“[HiiiPower] represents heart, honor, respect,” says Kendrick. “My whole thing I try to get across is taking the negative energy that they placed upon us and making something bigger than that. We need some type of morals, because we in a world now where we can’t really believe nothing, nothing that nobody tell us… and if I can do that through music, so be it.”
Though Kendrick rejects the “conscious” tag – “I don’t really like to say conscious because I think everybody’s conscious, long as you’re breathing” – there’s no doubt that his is a different rap. And yet, of the West Coast’s current crop of up-and-comers, Lamar looks to have a better-than-average shot of taking his mixtape message to the mainstream stage. His group, Black Hippy — a collective of artists signed to L.A.-based Top Dawg Entertainment, composed of Jay Rock, Ab-Soul and Schoolboy Q, in addition to Lamar, who joined the label shortly after releasing YHNIC — has been gaining traction as Lamar and Jay Rock’s careers have begun to take off. He’s also got the cosigns. He’s already cut records with Gucci Mane and RZA and there’s been talk of a collaborative tape with J. Cole coming soon. Just days after dropping Section.80 a video hit the web of Pharrell Williams in the studio with Lamar talking up Lamar’s work and the work of his crew. At one point in the clip, Pharrell turns to the camera and offers a simple two-word assessment: “He’s dope.”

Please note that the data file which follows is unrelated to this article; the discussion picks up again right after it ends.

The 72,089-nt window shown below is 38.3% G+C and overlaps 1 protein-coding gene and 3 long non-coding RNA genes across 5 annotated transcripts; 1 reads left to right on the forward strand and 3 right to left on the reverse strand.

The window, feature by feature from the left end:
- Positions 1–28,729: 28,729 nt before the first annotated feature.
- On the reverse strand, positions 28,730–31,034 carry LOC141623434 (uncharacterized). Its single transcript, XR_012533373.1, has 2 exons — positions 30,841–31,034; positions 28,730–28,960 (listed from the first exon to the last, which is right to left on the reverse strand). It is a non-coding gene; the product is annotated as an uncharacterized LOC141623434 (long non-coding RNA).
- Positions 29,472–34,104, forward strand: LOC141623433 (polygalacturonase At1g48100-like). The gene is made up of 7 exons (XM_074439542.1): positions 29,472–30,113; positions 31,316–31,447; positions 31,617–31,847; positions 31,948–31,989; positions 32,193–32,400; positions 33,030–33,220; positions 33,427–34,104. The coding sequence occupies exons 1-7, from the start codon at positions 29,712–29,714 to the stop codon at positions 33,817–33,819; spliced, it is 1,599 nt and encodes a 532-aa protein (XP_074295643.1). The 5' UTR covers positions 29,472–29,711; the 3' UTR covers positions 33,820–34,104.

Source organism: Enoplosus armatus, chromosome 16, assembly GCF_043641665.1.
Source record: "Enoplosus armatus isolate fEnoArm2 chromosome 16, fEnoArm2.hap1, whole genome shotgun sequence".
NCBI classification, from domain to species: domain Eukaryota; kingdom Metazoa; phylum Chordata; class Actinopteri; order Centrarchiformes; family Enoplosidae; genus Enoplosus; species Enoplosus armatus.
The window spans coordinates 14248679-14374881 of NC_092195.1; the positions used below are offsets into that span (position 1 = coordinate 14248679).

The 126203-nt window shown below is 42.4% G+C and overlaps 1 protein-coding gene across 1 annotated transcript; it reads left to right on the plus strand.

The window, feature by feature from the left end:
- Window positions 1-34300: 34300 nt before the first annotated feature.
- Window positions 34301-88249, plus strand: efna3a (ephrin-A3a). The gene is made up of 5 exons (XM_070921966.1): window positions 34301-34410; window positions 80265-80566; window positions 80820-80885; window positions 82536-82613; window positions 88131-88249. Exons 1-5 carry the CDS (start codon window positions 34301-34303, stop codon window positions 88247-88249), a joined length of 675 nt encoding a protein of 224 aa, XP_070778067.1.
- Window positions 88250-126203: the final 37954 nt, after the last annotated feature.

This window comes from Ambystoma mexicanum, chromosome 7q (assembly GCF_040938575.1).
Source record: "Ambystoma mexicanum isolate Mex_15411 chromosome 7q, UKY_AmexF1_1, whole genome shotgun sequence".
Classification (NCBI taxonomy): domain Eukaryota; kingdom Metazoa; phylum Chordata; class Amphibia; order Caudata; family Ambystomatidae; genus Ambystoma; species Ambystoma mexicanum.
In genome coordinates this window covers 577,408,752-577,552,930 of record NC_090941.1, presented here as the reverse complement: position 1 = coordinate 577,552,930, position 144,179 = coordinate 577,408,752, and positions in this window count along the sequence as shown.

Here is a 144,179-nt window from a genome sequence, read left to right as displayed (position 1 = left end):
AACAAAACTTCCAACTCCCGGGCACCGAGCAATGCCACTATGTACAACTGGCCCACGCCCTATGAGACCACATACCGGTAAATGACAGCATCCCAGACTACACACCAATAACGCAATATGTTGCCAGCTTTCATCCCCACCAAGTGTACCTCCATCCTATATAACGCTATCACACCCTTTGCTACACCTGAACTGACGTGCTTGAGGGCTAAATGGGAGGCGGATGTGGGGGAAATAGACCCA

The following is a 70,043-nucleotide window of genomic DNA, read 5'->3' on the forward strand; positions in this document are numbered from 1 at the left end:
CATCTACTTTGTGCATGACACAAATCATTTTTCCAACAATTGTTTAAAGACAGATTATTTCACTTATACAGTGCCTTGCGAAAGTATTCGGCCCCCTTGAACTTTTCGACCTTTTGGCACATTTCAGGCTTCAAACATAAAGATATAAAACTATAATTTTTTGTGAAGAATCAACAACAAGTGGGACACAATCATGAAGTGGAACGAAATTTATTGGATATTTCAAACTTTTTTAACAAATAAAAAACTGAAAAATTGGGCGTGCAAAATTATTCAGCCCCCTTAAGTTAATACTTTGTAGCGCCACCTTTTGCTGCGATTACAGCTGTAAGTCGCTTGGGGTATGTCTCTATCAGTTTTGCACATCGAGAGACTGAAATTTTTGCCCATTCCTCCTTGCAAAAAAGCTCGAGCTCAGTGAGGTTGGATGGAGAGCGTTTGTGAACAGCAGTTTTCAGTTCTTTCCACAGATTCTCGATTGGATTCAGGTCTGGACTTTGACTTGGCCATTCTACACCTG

And as for Dr. Dre, who told Power 106 in November that he’d like to work with the young spitter and has been making good on that wish since? “He give me that push and that motivation to better myself, period,” says Kendrick, brushing aside any rumors of a possible move to Dre’s Aftermath Entertainment. “Seeing the work ethic he has and the passion that he has for his music, it lets me know I’ve got to work ten times harder and eventually one day I will be on his level of creation.”
Then, maybe, he can rerelease YHNIC.
“God willing, I have a longevity in this music business,” Lamar says. “That’ll make people appreciate [it] even more, after all the accomplishments and everything – I put something out when I was 16.”
You might also like
More from Interviews
RESPECT. Exclusive! From the Crates! DRAKE Interview by ELLIOTT WILSON & Images by RUBEN RIVERA
Despite the constant criticism, there's no denying that Drake is one of the best hip-hop artists our culture has to …
RESPECT. Interview: Actor Hal Williams Talks Anniversary Of ‘The Waltons’, Upcoming Cookbook, Favorite Jazz Album + Much More
Legendary Actor Hal Williams has done it all in his long and flourishing career. He’s best known for iconic television …
RESPECT. Interview: Yung Sinner Talks New Visual For “Sticks R Us”, Musical Influences + More
Yung Sinner, a newly signed artist from out of Stone Mountain, GA has been making waves in ATL. He first …
Leave a Reply